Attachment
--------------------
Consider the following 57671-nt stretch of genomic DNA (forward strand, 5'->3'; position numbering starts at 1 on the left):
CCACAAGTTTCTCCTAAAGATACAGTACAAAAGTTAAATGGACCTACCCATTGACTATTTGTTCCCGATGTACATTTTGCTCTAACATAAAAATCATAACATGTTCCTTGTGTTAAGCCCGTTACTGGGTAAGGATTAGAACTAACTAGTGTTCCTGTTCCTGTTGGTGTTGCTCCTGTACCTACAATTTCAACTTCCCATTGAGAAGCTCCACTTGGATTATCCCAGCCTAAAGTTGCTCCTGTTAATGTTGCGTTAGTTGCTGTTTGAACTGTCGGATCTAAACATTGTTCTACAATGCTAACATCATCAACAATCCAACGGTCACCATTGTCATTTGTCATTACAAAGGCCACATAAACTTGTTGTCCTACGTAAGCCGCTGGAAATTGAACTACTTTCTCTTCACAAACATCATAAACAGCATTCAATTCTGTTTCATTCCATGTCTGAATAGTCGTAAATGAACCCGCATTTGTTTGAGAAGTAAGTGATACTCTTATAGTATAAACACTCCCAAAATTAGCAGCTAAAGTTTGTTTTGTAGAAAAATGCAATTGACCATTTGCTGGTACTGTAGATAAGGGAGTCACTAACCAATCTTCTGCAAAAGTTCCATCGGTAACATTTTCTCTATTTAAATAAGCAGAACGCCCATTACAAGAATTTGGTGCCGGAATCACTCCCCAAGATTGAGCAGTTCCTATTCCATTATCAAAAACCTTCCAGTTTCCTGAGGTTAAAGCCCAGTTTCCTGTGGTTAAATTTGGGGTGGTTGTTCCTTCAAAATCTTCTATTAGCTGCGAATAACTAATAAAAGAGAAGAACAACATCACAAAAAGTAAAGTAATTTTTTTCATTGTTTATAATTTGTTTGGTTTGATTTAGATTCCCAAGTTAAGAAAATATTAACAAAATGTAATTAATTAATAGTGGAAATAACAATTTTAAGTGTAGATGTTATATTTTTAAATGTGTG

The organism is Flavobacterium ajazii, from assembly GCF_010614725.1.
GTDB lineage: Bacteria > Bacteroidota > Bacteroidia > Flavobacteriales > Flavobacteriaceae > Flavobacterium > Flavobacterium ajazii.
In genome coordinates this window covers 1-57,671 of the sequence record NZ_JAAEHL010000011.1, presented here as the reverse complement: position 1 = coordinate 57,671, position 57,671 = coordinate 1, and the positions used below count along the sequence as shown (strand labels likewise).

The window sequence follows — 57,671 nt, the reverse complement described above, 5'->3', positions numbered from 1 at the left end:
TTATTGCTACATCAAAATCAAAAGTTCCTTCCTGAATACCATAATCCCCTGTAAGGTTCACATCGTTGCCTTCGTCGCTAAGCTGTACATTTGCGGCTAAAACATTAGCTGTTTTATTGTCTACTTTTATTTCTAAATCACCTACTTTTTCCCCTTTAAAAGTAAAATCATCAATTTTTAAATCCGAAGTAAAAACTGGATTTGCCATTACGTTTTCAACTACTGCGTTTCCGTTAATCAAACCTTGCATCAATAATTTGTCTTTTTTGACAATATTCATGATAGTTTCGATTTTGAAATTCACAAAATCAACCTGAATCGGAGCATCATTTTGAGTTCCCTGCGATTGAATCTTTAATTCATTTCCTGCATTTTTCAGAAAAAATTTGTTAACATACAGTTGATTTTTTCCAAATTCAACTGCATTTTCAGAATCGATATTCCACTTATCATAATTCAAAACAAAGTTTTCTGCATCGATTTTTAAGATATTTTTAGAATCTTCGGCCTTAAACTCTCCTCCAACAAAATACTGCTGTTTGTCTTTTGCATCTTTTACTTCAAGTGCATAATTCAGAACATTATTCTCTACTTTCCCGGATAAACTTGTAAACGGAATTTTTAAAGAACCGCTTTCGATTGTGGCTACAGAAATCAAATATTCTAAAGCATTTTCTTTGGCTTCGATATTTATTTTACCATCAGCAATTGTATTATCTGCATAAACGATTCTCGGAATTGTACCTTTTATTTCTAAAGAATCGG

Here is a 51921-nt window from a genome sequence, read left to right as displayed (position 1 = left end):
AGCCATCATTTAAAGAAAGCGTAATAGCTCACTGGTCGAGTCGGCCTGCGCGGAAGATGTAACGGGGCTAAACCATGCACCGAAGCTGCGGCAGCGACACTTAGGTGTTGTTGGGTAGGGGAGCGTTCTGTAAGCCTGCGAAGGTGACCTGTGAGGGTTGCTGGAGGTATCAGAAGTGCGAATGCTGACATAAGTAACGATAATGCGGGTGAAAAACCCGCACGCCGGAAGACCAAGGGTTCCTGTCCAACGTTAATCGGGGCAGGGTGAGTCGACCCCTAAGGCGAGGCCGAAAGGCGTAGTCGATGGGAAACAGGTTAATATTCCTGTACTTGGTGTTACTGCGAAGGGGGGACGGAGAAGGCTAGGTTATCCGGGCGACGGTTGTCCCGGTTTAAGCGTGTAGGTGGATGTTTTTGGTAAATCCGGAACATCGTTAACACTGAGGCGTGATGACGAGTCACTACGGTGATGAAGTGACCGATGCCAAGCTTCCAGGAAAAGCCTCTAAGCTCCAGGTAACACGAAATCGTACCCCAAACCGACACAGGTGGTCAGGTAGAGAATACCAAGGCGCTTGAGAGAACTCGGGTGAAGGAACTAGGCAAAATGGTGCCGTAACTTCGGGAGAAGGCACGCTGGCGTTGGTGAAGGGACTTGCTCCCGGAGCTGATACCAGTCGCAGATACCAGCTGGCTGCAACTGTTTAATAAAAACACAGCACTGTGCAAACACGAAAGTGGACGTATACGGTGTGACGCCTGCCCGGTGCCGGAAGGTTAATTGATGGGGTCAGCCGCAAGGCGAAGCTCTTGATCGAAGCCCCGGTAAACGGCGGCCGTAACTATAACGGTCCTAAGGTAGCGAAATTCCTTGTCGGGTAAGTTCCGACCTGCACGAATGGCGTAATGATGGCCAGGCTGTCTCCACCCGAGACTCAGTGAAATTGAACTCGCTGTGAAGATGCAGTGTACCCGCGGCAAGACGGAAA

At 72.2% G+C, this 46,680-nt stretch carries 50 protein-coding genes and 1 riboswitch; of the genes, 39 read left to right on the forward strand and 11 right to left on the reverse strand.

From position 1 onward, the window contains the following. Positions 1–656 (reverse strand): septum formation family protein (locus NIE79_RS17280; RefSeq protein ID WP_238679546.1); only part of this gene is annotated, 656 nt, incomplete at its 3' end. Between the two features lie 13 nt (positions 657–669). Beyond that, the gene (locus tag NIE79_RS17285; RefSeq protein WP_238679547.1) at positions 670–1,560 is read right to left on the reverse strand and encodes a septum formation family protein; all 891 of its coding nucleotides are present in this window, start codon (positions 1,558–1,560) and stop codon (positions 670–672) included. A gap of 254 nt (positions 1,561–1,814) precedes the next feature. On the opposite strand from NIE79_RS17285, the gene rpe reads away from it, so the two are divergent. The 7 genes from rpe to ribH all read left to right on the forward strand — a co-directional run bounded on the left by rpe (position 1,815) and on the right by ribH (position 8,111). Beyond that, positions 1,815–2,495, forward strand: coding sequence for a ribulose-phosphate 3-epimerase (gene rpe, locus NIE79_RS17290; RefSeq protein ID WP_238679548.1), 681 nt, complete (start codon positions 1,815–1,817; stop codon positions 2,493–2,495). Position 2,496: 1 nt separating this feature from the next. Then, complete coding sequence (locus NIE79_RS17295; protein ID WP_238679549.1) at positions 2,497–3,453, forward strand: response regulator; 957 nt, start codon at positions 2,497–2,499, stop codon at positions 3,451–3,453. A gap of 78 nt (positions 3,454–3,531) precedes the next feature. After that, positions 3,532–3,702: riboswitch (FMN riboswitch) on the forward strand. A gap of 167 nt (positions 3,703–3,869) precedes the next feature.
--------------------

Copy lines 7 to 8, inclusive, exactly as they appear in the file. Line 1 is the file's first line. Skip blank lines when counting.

TTATTGCTACATCAAAATCAAAAGTTCCTTCCTGAATACCATAATCCCCTGTAAGGTTCACATCGTTGCCTTCGTCGCTAAGCTGTACATTTGCGGCTAAAACATTAGCTGTTTTATTGTCTACTTTTATTTCTAAATCACCTACTTTTTCCCCTTTAAAAGTAAAATCATCAATTTTTAAATCCGAAGTAAAAACTGGATTTGCCATTACGTTTTCAACTACTGCGTTTCCGTTAATCAAACCTTGCATCAATAATTTGTCTTTTTTGACAATATTCATGATAGTTTCGATTTTGAAATTCACAAAATCAACCTGAATCGGAGCATCATTTTGAGTTCCCTGCGATTGAATCTTTAATTCATTTCCTGCATTTTTCAGAAAAAATTTGTTAACATACAGTTGATTTTTTCCAAATTCAACTGCATTTTCAGAATCGATATTCCACTTATCATAATTCAAAACAAAGTTTTCTGCATCGATTTTTAAGATATTTTTAGAATCTTCGGCCTTAAACTCTCCTCCAACAAAATACTGCTGTTTGTCTTTTGCATCTTTTACTTCAAGTGCATAATTCAGAACATTATTCTCTACTTTCCCGGATAAACTTGTAAACGGAATTTTTAAAGAACCGCTTTCGATTGTGGCTACAGAAATCAAATATTCTAAAGCATTTTCTTTGGCTTCGATATTTATTTTACCATCAGCAATTGTATTATCTGCATAAACGATTCTCGGAATTGTACCTTTTATTTCTAAAGAATCGG

Here is a 51921-nt window from a genome sequence, read left to right as displayed (position 1 = left end):